The randomized controlled clinical trial is the gold standard scientific method for the evaluation of diagnostic and treatment interventions. Such trials are cited frequently as the authoritative foundation for evidence-based management policies. Nevertheless, they have a number of limitations that challenge the interpretation of the results. The strength of evidence is often judged by conventional tests that rely heavily on statistical significance. Less attention has been paid to the clinical significance or the practical importance of the treatment effects. One should be cautious that extremely large studies might be more likely to find a formally statistically significant difference for a trivial effect that is not really meaningfully different from the null. Trials often employ composite end points that, although they enable assessment of nonfatal events and improve trial efficiency and statistical precision, entail a number of shortcomings that can potentially undermine the scientific validity of the conclusions drawn from these trials. Finally, clinical trials often employ extensive subgroup analysis. However, lack of attention to proper methods can lead to chance findings that might misinform research and result in suboptimal practice. Accordingly, this review highlights these limitations using numerous examples of published clinical trials and describes ways to overcome these limitations, thereby improving the interpretability of research findings.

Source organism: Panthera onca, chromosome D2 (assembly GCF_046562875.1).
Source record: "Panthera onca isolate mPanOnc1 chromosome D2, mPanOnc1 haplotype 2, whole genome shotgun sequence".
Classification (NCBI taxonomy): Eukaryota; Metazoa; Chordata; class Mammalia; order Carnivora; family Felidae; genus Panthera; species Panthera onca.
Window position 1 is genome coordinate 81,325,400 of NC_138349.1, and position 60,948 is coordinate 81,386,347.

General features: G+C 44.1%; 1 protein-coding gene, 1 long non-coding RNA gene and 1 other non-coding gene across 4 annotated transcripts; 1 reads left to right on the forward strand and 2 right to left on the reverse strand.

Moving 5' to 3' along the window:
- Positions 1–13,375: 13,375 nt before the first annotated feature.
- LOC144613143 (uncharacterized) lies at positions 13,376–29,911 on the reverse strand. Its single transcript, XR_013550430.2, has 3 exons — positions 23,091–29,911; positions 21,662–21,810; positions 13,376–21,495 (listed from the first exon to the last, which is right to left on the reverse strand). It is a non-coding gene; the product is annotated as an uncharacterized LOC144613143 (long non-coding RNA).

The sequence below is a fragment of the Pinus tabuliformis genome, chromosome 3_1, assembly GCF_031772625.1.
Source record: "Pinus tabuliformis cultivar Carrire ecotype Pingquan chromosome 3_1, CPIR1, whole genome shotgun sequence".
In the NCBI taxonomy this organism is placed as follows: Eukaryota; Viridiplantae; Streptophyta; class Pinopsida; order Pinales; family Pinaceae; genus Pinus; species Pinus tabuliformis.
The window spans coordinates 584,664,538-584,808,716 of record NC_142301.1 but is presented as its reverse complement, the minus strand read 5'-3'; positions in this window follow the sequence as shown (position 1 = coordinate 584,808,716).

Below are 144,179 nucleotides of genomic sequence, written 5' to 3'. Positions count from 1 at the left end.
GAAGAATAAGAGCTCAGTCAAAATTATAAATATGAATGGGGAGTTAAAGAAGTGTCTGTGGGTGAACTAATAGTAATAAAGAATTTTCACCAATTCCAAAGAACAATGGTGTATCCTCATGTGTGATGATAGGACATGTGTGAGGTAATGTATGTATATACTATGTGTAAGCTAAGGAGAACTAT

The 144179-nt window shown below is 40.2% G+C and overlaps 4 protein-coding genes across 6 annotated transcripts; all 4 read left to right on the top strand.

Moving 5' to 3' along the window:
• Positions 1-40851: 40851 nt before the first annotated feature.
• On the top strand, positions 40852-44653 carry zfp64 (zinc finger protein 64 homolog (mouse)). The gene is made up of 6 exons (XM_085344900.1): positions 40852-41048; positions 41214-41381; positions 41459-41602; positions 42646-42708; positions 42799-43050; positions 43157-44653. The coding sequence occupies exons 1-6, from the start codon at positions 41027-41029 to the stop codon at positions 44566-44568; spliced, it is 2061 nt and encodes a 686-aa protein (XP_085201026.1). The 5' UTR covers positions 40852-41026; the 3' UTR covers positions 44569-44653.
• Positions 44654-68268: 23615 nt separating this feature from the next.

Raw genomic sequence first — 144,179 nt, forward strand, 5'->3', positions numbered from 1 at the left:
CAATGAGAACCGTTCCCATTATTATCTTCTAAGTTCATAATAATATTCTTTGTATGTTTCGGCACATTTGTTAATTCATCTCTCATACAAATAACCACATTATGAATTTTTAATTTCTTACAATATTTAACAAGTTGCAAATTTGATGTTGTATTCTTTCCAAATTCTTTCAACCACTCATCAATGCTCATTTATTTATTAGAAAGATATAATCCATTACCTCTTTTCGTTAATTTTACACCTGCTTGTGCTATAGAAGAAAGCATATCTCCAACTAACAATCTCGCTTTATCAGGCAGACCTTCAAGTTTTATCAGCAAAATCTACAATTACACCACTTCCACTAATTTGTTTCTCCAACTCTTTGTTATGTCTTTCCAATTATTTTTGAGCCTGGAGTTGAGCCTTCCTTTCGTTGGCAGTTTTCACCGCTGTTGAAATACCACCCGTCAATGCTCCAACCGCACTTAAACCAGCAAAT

Copyright (c) 2010 American College of Cardiology Foundation. Published by Elsevier Inc. All rights reserved.